UPS Christmas Delays Hit Home in Houston

Categories: Whatever

Better late than never.
At about 3 p.m. on Christmas Eve, I could wait no longer. With family members set to descend on my house within two hours, it was time to get the final gifts wrapped, especially those for my mom and that side of the family as we would be exchanging those before dinner. Unfortunately, my mom's gift -- a nice single coffee maker -- had yet to arrive. I ordered it a week earlier from Amazon, but shipping had been delayed via UPS despite my Prime membership.

So I wrapped the filter that had been delivered several days earlier. It was a sad little box that would find its way under the tree, but at least it was something.

Apparently, I wasn't the only one with this problem. Both UPS and FedEx struggled to get packages delivered by Christmas and many people didn't get their gifts on time.

Digital purchases are forecast to represent about 14 percent of buying this holiday, up 9 percent from last year. Many of these purchases are being made from big stores and outlets like Amazon, Walmart and others. The stores have had a hard time keeping up with orders and UPS has had a difficult time shipping them, owing to the change in how Americans shop and how quickly it has happened. Stores and shippers simply weren't ready.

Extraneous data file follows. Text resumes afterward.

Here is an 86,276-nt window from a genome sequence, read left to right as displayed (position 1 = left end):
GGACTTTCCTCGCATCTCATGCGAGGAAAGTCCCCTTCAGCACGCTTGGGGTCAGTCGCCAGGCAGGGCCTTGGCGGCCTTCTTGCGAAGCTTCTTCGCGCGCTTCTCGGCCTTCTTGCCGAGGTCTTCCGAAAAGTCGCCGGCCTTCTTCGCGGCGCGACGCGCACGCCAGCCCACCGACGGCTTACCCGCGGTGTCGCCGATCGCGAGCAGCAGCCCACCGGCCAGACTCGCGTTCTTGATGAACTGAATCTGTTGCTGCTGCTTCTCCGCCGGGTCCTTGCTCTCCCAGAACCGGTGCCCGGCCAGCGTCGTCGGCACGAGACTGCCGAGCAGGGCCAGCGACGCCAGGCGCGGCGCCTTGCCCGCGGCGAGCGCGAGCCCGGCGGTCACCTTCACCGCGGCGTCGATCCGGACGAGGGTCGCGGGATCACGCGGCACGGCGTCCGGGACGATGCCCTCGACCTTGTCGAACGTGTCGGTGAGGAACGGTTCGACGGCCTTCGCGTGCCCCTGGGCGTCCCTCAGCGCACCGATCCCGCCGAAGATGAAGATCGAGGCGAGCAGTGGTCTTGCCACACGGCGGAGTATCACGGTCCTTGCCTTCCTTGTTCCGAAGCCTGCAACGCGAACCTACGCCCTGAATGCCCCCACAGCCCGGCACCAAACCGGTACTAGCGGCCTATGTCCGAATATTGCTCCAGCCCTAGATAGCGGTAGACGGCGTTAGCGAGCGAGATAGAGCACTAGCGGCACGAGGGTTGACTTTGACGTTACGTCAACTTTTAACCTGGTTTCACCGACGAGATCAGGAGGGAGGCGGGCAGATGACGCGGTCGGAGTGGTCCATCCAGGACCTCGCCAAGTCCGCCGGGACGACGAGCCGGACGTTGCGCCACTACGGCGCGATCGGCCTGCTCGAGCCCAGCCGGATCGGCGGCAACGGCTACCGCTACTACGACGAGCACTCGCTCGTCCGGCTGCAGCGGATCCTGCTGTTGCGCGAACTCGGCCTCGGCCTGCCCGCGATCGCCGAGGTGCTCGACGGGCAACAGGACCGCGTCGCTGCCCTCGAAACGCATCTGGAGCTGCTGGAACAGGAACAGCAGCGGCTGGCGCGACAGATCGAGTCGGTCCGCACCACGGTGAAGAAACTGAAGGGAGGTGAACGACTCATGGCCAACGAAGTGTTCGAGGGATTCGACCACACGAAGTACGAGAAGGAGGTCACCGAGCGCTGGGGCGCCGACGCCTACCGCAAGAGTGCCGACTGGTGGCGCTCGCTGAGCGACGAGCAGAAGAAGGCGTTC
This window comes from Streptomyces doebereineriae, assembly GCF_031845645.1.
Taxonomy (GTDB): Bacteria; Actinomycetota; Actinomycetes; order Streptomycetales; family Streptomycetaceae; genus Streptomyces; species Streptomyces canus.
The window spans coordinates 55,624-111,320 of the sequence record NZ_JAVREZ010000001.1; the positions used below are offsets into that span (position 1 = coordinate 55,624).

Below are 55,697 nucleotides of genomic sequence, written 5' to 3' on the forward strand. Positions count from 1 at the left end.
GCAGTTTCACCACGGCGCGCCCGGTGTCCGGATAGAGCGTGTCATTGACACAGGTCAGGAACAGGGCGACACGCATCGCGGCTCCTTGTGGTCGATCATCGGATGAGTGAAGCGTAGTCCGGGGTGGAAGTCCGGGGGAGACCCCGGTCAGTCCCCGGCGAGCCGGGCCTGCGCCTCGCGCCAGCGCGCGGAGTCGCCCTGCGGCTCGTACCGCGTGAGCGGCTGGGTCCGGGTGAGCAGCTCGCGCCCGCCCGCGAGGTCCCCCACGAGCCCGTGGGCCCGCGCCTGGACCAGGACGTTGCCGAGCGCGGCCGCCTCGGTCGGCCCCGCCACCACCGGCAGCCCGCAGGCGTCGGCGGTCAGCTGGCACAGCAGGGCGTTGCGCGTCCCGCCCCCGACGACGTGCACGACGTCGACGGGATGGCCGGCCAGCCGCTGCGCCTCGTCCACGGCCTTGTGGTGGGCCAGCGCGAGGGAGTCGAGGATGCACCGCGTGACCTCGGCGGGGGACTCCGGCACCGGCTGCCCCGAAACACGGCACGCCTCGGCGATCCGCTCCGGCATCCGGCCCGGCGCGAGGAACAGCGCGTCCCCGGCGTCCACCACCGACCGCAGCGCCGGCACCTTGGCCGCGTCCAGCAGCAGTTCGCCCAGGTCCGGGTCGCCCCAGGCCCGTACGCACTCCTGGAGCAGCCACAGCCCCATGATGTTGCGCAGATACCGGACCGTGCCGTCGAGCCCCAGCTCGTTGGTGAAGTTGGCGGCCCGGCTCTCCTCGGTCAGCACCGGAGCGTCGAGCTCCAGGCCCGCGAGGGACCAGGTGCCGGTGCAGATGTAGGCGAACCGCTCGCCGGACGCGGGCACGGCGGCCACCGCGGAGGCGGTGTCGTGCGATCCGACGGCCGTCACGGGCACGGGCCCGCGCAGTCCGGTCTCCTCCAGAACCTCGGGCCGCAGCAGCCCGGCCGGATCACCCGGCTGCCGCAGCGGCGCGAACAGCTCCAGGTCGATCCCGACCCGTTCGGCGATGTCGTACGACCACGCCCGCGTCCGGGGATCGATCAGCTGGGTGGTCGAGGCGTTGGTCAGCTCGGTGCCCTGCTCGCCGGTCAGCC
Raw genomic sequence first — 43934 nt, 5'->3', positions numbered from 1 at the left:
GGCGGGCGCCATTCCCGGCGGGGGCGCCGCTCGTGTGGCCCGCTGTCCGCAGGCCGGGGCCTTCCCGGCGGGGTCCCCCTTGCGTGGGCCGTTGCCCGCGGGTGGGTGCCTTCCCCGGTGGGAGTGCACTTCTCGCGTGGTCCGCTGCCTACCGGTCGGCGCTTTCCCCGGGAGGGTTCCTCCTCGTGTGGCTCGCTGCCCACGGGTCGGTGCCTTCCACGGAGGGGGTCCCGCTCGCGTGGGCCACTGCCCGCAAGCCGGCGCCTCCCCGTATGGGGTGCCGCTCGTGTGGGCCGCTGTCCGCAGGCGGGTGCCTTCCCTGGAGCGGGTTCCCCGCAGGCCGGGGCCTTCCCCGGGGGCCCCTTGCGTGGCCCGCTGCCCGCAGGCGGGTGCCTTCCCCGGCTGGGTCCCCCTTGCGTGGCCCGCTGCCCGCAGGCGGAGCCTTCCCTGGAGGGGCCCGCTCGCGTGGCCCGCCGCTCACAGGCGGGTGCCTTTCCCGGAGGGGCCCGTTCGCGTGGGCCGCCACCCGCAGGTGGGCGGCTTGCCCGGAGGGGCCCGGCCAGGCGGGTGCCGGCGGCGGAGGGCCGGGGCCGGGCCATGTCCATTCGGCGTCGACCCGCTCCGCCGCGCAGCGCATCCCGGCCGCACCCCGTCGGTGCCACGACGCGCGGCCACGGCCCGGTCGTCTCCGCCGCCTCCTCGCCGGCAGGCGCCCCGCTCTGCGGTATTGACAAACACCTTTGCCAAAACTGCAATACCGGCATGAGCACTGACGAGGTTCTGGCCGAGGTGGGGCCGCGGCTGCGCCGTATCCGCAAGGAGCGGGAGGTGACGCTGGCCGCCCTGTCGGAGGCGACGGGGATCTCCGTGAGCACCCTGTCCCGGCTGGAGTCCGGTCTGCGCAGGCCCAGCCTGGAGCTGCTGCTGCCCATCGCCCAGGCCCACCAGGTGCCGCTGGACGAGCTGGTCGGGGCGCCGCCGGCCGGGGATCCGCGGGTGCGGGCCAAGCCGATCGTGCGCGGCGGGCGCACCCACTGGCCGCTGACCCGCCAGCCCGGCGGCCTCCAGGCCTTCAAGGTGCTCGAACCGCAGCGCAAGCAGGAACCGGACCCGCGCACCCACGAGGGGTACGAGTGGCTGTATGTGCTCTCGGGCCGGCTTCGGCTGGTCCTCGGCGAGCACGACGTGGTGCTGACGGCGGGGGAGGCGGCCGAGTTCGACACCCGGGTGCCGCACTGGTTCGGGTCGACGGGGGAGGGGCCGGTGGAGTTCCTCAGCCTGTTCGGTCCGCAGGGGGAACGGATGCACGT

I could tell something was strange when, several days before Christmas, I got a delivery at 10:30 p.m. I know the time because UPS drivers have an uncomfortable way of announcing they left a package on the porch: they ring the doorbell and then bang on the door like a S.W.A.T. team looking for a kidnapped toddler. Needless to say, someone pounding on the door at 10:30 p.m. got my attention.

But that wasn't the only anomaly. I even received a few package deliveries the Sunday before Christmas, which immediately brought to mind Jerry Seinfeld dressed as a postal carrier delivering mail on a Sunday to help get Newman transferred to Hawaii. Clearly, they were working hard, but not hard enough. Well, not hard enough for everyone, it would seem.

About an hour before my mom and other family members arrived, I saw the familiar brown van outside the house. The very last gift had arrived just in time for dinner. A Christmas miracle? Probably not. But despite all the troubles and delays, it came. Just like Christmas morning, it came just the same (Shout-out to Dr. Seuss!).

I was one of the lucky ones. There are still thousands of people out there who didn't get their gifts for Christmas. Hopefully, UPS wasn't "Santa" for those folks. I'd hate to be the parent explaining that one.

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What people might not know is that UPS and DHL have partnered with USPS.  I ordered something through a Sports Authority store when they didn't have it in stock, and wound up with UPS telling me that they gave it to the Post Office for delivery.  All the overnighters are having problems, so expect more delays year round.


I had an opposite experience. I bought something from Amazon on Sunday, with Prime 2 day shipping, not expecting to get it until after Christmas.  It showed up at noon on Christmas Eve.


How much blame lays on the purchaser for waiting until crunch time to order gifts for their loved ones? Shipping times are almost always true as listed but it's always possible that shipping can take longer than listed due to weather, peak shipping weeks and other unplanned delays. Is it not the customers fault for not taking that into consideration? 

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